The number of applications pending at the International Protection Office (IPO) at the end of December 2022 was 14,103.
There were a total of 839 appeals pending with the IPAT (International Protection Appeals Tribunal) as at 31 December 2022.
The figures from the Department of Justice were furnished to the Aontú Leader Peadar Tóibín's office through a Parliamentary Question (PQ).
The PQ notes that in 2022 the number of people claiming international protection increased significantly, with 13,651 applications made with the IPO.
It says this was a 186% increase on the same period in 2019, the last year in which application numbers were not impacted by Covid-19.
The response says that the IPO has been able to increase the number of first instance recommendations and permission to remain decisions by 44% on 2019, due to "the introduction of new efficiency measures during 2022".
The median processing time for all international protection cases (which includes decisions on permission to remain) and processed to completion by the IPO in Quarter 4 of 2022 was ten months for all cases.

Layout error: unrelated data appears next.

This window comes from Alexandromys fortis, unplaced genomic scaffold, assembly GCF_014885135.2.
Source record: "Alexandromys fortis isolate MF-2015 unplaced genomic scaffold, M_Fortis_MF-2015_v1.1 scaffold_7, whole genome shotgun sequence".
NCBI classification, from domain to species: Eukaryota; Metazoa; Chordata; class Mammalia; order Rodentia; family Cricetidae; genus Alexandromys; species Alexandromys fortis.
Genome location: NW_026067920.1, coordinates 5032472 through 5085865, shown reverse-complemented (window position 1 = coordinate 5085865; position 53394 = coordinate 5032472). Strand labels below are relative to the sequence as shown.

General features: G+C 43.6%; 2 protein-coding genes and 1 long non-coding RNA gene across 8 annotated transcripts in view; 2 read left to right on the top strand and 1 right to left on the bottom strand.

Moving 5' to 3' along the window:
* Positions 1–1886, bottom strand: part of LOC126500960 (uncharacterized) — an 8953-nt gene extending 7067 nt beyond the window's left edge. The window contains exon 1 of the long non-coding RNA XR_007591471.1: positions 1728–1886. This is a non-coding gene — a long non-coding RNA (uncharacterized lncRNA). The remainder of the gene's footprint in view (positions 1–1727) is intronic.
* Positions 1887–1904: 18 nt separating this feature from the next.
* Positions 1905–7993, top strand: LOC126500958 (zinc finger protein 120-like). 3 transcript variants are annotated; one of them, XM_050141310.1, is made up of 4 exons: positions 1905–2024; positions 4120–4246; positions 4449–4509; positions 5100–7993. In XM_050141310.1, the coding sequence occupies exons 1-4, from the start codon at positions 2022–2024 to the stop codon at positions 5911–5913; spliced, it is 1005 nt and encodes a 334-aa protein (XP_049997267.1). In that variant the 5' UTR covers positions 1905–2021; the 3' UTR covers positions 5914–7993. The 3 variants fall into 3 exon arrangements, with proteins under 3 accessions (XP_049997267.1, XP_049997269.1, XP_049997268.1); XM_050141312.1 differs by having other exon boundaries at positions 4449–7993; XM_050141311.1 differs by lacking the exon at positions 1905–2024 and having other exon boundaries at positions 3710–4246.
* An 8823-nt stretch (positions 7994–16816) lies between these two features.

The median processing time for cases processed to completion for all of 2022 was 18 months.
The PQ to Deputy Tóibín says that the longest application processing time for 2022 was 170 months. This means that the first instance determination was issued in 2022, but 170 months after initial application.
The Minister for Justice notes that unusually long processing times for individual applications such as this are often attributable to circumstances outside of the control of the IPO.
"The reasons for such extended delays in processing can include an applicant who may have an ongoing Judicial Review, certain applicants may be uncontactable or missing including children with separate applications where a parent has already received a decision, and some applicants may not be co-operating with the application process itself," the minister said.
92% of cases decided in 2022 were processed in three years or less and 62% of cases decided in 2022 were processed in two years or less.
The Minister for Justice said his department's overall objective was to have decisions made on applications from people seeking international protection as quickly as possible to ensure that those who are found to be in need of protection in Ireland can receive it quickly and begin rebuilding their lives with a sense of safety and security.